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Chiropractic was discovered in the United States in the 1900s by D.D. Palmer, D.C. and B.J. Palmer, D.C. in Iowa. Of course, chiropractic was not actually "discovered" since it has been around since the earliest of times having been recorded in inscriptions in Egyptian pyramids and elsewhere.
Chiropractors made some basic observations about health and illnesses. They saw that when people became ill or developed pain that if doctors did absolutely nothing then oftentimes people healed on their own. This is because just as soon as something goes wrong in the mind or body the central nervous system consisting of the brain and spinal cord immediately recognizes the problem and designs and implements solutions. The solutions created by the human body for health problems are far more complex and effective than any developed by doctors.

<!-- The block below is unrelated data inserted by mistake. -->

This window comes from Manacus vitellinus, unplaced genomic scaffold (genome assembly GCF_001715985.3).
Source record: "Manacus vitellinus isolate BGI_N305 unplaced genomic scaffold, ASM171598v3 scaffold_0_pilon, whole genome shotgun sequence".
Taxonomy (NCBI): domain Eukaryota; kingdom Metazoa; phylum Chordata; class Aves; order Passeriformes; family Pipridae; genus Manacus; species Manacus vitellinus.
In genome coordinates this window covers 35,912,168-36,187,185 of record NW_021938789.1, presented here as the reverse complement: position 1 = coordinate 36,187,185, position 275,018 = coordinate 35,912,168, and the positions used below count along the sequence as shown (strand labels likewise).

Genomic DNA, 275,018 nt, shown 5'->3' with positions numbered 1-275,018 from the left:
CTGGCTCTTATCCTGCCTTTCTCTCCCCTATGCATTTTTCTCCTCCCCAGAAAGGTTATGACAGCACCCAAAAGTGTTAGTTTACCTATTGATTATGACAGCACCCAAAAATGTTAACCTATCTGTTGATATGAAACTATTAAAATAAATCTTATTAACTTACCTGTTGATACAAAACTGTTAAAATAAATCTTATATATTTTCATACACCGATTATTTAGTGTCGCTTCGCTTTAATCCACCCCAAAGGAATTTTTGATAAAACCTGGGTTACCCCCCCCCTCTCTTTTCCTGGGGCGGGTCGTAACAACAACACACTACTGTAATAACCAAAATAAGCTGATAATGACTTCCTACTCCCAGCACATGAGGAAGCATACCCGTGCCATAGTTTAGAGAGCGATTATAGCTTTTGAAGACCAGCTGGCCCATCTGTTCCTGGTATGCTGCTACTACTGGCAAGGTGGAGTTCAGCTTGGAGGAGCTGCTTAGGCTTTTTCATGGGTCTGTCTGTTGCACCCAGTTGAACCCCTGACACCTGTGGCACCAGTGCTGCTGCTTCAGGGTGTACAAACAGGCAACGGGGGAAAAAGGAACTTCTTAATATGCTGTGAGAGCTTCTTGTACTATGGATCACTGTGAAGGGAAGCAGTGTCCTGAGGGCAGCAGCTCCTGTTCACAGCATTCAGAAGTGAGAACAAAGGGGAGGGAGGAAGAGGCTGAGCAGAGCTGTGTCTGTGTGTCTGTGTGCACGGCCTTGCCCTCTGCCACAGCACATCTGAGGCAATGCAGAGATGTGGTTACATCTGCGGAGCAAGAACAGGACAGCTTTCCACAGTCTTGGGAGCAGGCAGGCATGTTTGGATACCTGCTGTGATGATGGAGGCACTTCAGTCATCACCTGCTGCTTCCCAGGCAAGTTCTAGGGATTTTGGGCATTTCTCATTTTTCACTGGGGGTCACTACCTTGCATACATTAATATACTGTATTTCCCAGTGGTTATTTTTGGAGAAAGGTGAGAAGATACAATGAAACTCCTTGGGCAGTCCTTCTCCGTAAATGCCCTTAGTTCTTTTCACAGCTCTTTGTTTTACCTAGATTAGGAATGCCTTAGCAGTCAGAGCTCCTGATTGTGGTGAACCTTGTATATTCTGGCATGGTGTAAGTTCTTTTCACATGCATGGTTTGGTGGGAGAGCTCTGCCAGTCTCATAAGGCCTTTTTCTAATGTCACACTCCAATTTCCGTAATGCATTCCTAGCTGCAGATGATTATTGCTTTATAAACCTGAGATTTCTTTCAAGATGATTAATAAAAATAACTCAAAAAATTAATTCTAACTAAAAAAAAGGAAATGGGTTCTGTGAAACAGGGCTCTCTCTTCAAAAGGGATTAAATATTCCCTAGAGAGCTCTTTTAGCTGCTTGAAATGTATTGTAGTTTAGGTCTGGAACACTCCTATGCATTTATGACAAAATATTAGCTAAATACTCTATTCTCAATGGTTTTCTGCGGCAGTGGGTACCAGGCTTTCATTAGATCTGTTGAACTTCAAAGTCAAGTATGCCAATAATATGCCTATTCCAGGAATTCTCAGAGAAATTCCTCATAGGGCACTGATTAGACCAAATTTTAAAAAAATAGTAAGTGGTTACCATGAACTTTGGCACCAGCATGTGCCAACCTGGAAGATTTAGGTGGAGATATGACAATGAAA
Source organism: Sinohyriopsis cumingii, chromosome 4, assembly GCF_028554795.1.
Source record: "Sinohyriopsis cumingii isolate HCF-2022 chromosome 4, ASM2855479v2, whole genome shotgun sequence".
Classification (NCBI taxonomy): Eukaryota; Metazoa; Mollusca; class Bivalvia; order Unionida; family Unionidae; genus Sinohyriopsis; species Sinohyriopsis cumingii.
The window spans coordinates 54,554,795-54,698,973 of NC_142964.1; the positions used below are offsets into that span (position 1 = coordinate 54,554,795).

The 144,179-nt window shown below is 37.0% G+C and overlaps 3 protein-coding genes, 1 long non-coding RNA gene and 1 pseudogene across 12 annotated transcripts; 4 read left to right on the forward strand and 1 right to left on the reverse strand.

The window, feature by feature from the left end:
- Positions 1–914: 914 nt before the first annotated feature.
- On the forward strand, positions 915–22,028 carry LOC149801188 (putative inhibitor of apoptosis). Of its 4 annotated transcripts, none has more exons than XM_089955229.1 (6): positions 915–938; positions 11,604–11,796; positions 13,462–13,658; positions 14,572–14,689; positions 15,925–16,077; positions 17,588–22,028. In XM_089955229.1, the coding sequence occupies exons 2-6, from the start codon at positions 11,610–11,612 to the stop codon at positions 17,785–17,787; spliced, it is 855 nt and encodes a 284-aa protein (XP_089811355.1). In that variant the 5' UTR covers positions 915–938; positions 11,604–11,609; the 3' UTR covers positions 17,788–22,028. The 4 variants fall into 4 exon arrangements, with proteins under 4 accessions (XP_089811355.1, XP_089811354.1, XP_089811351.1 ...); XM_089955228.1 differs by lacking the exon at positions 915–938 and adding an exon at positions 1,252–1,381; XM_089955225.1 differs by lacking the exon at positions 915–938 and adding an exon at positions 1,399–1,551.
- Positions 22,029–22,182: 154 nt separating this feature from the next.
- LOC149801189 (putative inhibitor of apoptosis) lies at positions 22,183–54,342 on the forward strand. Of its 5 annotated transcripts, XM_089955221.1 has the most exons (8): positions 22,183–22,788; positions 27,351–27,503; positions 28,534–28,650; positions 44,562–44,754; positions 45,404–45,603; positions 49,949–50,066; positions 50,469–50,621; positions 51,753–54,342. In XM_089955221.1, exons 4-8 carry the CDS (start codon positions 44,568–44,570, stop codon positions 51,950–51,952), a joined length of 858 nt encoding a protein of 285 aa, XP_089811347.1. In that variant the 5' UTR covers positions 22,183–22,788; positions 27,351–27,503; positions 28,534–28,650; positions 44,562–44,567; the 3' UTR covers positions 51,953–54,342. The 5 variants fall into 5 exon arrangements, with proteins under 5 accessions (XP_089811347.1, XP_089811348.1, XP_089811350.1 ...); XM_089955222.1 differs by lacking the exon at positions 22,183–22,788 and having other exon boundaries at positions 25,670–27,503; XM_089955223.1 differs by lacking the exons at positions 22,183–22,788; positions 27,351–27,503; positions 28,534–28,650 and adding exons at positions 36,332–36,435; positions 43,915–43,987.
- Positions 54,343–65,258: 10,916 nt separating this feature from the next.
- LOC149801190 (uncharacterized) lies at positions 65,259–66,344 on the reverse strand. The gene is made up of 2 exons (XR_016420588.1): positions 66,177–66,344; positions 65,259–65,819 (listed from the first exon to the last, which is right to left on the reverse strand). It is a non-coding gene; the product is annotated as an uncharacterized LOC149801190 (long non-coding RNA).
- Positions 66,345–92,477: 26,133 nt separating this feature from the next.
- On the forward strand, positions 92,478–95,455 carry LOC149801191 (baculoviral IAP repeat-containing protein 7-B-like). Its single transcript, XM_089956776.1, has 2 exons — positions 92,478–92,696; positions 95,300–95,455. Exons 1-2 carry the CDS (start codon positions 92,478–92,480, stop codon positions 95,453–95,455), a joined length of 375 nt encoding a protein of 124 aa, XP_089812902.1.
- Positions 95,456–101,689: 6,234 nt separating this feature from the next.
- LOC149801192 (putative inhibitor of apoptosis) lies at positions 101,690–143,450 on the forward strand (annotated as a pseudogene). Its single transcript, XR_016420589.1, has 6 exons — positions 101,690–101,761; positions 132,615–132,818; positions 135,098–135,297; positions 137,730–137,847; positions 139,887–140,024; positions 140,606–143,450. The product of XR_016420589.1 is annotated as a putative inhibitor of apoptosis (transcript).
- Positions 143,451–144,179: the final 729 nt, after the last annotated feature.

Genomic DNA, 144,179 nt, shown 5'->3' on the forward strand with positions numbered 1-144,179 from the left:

Chiropractors came to recognize and respect the innate ability of the body to heal itself from illness. They developed the term "Innate Intelligence" to describe the basic genius of the brain which recognizes abnormal function and designs solutions without intervention by any doctor.
Chiropractic was not developed as a "cure" for disease. The "cure" is developed by the body itself, not the doctor! Chiropractors did discover that problems in the nervous system and spinal cord, called "subluxations," can interfere with the body' effort to heal itself. Therefore, chiropractors adjust the spine to remove subluxations to allow the body to heal itself.